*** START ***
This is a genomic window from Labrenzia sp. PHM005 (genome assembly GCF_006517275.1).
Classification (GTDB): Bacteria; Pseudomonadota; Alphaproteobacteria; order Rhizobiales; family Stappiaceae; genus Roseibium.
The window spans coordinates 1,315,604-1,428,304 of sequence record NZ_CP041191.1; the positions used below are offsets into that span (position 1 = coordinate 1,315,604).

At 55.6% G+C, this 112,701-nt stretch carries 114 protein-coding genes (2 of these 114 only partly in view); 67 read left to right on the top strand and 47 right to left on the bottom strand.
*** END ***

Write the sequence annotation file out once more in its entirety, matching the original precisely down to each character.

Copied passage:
This is a genomic window from Labrenzia sp. PHM005 (genome assembly GCF_006517275.1).
Classification (GTDB): Bacteria; Pseudomonadota; Alphaproteobacteria; order Rhizobiales; family Stappiaceae; genus Roseibium.
The window spans coordinates 1,315,604-1,428,304 of sequence record NZ_CP041191.1; the positions used below are offsets into that span (position 1 = coordinate 1,315,604).

At 55.6% G+C, this 112,701-nt stretch carries 114 protein-coding genes (2 of these 114 only partly in view); 67 read left to right on the top strand and 47 right to left on the bottom strand.